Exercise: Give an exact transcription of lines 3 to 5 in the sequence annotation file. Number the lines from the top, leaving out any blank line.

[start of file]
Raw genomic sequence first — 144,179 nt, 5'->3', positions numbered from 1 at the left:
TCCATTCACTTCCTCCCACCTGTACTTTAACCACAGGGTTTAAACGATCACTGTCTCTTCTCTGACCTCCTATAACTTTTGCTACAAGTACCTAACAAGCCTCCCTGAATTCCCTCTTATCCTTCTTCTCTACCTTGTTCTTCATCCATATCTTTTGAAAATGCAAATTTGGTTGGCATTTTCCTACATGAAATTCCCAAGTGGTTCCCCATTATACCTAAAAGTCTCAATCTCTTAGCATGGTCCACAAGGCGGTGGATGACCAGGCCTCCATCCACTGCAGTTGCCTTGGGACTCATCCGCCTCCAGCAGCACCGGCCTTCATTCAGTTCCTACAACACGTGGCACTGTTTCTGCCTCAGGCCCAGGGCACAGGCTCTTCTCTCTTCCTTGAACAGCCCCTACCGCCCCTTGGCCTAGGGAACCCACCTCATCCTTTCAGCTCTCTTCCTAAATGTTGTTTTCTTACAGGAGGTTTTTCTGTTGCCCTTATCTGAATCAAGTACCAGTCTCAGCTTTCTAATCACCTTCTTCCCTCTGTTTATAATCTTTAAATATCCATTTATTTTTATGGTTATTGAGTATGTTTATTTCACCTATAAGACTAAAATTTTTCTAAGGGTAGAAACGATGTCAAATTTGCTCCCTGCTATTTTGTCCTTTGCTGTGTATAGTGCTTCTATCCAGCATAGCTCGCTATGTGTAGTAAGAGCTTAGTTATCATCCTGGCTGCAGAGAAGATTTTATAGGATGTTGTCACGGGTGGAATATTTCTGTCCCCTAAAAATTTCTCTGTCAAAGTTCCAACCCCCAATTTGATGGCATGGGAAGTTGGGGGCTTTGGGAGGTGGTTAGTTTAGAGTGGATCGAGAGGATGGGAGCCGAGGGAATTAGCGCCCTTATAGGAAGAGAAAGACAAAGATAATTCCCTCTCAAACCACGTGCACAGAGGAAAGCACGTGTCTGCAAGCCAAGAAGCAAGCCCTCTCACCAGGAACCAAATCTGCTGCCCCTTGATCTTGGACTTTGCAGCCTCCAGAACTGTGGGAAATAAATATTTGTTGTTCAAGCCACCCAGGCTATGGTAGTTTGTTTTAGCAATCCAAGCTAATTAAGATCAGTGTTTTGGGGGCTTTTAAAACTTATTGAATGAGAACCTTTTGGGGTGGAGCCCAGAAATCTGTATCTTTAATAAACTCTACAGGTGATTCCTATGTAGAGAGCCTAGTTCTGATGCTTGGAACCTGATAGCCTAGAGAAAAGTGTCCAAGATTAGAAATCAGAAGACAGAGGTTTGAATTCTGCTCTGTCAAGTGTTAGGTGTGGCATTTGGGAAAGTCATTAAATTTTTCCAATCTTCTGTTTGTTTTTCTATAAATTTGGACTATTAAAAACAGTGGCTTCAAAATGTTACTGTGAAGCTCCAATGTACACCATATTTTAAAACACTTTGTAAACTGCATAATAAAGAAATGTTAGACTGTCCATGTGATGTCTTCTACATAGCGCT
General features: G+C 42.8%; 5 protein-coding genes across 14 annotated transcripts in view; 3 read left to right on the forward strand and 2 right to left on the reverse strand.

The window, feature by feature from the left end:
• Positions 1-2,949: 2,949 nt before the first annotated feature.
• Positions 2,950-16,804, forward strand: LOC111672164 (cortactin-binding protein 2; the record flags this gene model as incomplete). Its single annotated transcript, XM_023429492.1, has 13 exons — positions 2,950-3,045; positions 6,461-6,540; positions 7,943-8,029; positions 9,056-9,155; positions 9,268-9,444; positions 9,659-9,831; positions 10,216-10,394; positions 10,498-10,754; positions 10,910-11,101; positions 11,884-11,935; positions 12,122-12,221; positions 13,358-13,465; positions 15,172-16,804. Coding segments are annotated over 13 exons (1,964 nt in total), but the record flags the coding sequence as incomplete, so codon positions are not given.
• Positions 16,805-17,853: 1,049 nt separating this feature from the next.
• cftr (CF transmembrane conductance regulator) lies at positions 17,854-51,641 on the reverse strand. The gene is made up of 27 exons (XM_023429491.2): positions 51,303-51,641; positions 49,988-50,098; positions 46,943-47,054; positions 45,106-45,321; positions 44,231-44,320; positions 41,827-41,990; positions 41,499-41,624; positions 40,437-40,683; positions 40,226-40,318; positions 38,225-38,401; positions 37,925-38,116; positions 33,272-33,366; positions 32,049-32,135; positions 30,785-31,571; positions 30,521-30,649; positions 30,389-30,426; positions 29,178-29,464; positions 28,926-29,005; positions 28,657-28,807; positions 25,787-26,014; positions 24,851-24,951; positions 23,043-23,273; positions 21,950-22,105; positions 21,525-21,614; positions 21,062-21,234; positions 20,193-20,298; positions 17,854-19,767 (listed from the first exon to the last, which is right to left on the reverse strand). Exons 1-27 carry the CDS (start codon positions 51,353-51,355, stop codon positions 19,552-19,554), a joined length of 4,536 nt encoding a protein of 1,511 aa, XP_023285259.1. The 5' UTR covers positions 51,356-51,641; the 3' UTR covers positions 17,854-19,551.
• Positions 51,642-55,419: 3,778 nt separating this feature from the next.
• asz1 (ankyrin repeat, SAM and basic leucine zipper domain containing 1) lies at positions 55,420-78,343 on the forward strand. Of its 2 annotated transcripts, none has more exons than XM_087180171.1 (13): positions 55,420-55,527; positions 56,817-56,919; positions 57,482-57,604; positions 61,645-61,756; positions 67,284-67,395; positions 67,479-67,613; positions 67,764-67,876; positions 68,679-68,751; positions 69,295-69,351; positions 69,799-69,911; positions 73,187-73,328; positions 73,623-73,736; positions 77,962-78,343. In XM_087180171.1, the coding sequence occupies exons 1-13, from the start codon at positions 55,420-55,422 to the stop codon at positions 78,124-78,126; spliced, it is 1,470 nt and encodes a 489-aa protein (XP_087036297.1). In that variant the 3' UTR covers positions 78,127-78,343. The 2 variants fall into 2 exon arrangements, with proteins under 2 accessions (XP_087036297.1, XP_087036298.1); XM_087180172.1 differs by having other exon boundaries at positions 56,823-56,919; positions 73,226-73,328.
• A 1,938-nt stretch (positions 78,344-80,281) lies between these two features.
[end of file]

General features: G+C 42.8%; 5 protein-coding genes across 14 annotated transcripts in view; 3 read left to right on the forward strand and 2 right to left on the reverse strand.

The window, feature by feature from the left end:
• Positions 1-2,949: 2,949 nt before the first annotated feature.